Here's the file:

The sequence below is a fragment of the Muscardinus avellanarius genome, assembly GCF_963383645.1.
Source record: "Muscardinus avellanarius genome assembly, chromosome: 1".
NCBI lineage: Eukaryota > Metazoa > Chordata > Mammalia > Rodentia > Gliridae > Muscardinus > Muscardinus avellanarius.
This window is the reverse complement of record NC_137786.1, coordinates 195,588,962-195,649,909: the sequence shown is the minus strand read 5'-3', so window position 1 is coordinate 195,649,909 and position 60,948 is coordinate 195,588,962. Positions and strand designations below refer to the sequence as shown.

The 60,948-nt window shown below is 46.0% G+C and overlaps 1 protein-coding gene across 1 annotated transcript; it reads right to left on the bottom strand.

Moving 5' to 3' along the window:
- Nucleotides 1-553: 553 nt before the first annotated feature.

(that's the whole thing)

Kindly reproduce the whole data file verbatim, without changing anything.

The sequence below is a fragment of the Muscardinus avellanarius genome, assembly GCF_963383645.1.
Source record: "Muscardinus avellanarius genome assembly, chromosome: 1".
NCBI lineage: Eukaryota > Metazoa > Chordata > Mammalia > Rodentia > Gliridae > Muscardinus > Muscardinus avellanarius.
This window is the reverse complement of record NC_137786.1, coordinates 195,588,962-195,649,909: the sequence shown is the minus strand read 5'-3', so window position 1 is coordinate 195,649,909 and position 60,948 is coordinate 195,588,962. Positions and strand designations below refer to the sequence as shown.

The 60,948-nt window shown below is 46.0% G+C and overlaps 1 protein-coding gene across 1 annotated transcript; it reads right to left on the bottom strand.

Moving 5' to 3' along the window:
- Nucleotides 1-553: 553 nt before the first annotated feature.